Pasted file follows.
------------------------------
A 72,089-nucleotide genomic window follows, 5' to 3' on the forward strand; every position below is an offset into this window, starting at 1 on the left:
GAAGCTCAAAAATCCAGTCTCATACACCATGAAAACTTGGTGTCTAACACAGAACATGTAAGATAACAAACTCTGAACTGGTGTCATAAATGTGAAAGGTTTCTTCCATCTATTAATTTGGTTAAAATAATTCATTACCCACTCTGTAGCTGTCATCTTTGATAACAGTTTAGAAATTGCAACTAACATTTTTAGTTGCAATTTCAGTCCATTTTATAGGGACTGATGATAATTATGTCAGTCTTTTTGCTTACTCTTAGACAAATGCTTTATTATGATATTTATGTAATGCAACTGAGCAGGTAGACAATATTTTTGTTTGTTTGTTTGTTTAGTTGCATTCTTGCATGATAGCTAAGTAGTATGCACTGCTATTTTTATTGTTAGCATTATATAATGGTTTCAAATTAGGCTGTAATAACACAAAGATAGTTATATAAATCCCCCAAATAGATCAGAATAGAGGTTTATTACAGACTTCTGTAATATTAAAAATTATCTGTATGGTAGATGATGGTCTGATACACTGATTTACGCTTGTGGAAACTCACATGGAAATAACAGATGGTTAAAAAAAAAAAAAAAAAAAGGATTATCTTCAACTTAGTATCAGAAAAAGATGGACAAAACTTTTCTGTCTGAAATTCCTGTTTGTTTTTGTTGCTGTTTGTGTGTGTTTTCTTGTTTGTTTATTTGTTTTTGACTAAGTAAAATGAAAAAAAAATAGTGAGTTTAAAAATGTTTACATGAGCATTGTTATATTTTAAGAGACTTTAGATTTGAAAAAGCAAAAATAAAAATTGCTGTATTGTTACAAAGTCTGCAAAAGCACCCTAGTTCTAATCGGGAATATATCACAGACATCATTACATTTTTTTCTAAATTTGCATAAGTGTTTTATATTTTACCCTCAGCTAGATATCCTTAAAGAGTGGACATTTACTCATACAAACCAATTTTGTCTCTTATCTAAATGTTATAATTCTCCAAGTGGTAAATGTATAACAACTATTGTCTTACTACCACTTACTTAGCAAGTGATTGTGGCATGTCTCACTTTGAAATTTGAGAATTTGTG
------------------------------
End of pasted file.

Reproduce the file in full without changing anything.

A 72,089-nucleotide genomic window follows, 5' to 3' on the forward strand; every position below is an offset into this window, starting at 1 on the left:
GAAGCTCAAAAATCCAGTCTCATACACCATGAAAACTTGGTGTCTAACACAGAACATGTAAGATAACAAACTCTGAACTGGTGTCATAAATGTGAAAGGTTTCTTCCATCTATTAATTTGGTTAAAATAATTCATTACCCACTCTGTAGCTGTCATCTTTGATAACAGTTTAGAAATTGCAACTAACATTTTTAGTTGCAATTTCAGTCCATTTTATAGGGACTGATGATAATTATGTCAGTCTTTTTGCTTACTCTTAGACAAATGCTTTATTATGATATTTATGTAATGCAACTGAGCAGGTAGACAATATTTTTGTTTGTTTGTTTGTTTAGTTGCATTCTTGCATGATAGCTAAGTAGTATGCACTGCTATTTTTATTGTTAGCATTATATAATGGTTTCAAATTAGGCTGTAATAACACAAAGATAGTTATATAAATCCCCCAAATAGATCAGAATAGAGGTTTATTACAGACTTCTGTAATATTAAAAATTATCTGTATGGTAGATGATGGTCTGATACACTGATTTACGCTTGTGGAAACTCACATGGAAATAACAGATGGTTAAAAAAAAAAAAAAAAAAAGGATTATCTTCAACTTAGTATCAGAAAAAGATGGACAAAACTTTTCTGTCTGAAATTCCTGTTTGTTTTTGTTGCTGTTTGTGTGTGTTTTCTTGTTTGTTTATTTGTTTTTGACTAAGTAAAATGAAAAAAAAATAGTGAGTTTAAAAATGTTTACATGAGCATTGTTATATTTTAAGAGACTTTAGATTTGAAAAAGCAAAAATAAAAATTGCTGTATTGTTACAAAGTCTGCAAAAGCACCCTAGTTCTAATCGGGAATATATCACAGACATCATTACATTTTTTTCTAAATTTGCATAAGTGTTTTATATTTTACCCTCAGCTAGATATCCTTAAAGAGTGGACATTTACTCATACAAACCAATTTTGTCTCTTATCTAAATGTTATAATTCTCCAAGTGGTAAATGTATAACAACTATTGTCTTACTACCACTTACTTAGCAAGTGATTGTGGCATGTCTCACTTTGAAATTTGAGAATTTGTG